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Health Care Reform Update

Here is a well written synopsis of where the health care reform efforts stand as of September 28th.

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Last week, the Senate Finance Committee began considering over 500 amendments to Senator Max Baucus’ (D-MT) long-awaited health care reform bill.  The Committee will continue its work on the last of the three Congressional health reform bills this week.  After a few days of amendments, the price tag has now increased to $900 billion from when Senator Baucus introduced it at $774 billion over 10 years.  The bill would reform the individual and small group markets and pay for an expansion of health coverage to the uninsured by taxing “high cost” insurance and employer plans, cutting private Medicare Advantage plan payments, and assessing fees on all insurers, pharmaceutical companies, medical device manufacturers and clinical laboratories.

Senator Baucus compromised on several provisions to appease liberal Democrats on the committee such as providing additional Medicaid assistance to states with seasonally adjusted unemployment rates of 12% or higher for August 2009 and accepted part or all of 10 amendments filed by Senator Olympia Snowe (R-ME), who is the Republican most likely to vote for the bill.  However, Senator Snowe voiced concern about the overall cost of the bill and the need to have more specific language and cost information before the final vote.

The Committee defeated a number of amendments to remove Medicare payment cuts to hospitals, nursing homes and other health care providers; cut $113 billion in payments to Medicare Advantage plans; and eliminate an independent commission with increased powers to reduce Medicare payments.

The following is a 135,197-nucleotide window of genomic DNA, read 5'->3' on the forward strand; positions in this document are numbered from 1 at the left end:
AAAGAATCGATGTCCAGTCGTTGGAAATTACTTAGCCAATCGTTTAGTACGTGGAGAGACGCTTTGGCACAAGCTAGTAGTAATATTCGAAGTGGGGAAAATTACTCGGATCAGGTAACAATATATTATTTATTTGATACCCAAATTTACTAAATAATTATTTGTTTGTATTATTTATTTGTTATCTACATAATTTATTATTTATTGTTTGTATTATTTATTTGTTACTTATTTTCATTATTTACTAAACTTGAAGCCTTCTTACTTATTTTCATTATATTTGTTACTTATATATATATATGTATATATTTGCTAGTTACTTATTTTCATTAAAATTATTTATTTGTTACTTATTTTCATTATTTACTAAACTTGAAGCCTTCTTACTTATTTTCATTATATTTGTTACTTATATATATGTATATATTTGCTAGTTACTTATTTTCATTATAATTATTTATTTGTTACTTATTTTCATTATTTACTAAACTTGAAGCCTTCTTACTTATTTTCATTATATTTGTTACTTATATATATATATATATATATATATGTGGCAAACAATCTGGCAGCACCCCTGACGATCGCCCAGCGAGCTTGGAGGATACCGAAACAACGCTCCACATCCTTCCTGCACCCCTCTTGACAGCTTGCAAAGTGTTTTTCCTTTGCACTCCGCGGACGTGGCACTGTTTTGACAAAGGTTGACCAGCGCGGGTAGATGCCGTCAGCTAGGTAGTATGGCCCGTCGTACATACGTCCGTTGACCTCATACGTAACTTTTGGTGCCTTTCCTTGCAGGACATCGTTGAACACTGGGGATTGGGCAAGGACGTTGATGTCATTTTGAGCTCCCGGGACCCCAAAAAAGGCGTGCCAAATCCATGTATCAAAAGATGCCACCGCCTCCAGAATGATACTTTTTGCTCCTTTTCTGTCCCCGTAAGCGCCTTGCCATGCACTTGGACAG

The Committee defeated attempts by Senators John Kerry (D-MA) and Jeff Bingaman (D-NM) to add an employer mandate and attempts by Senator Charles Grassley (R-IA) to remove the individual mandate.  Senators John Rockefeller (D-WV) and Charles Schumer (D-NY) plan to offer amendments for a government-run plan. Other amendments would increase the subsidies for low-income people to afford coverage.

Once the Committee completes consideration of all amendments and votes to approve the bill, Senate Majority Leader Harry Reid (D-NV) will combine it with the rival version passed by the Senate Health, Education, Labor and Pensions (HELP) Committee, which includes an employer mandate and a government-run plan.

Meanwhile in the House, Majority Leader Steny Hoyer (D-MD) reached out to Minority Whip Eric Cantor (R-VA) and Representative Charles Boustany (R-LA) this week to discuss areas of agreement between Republicans and centrist and fiscally conservative “Blue Dog” Democrats. Many “Blue Dog” Democrats currently oppose the House bill because Speaker Nancy Pelosi, (D-CA) continues to support a government-run plan modeled after Medicare, breaking a previous agreement with Representative Mike Ross (D-AR), a “Blue Dog” leader.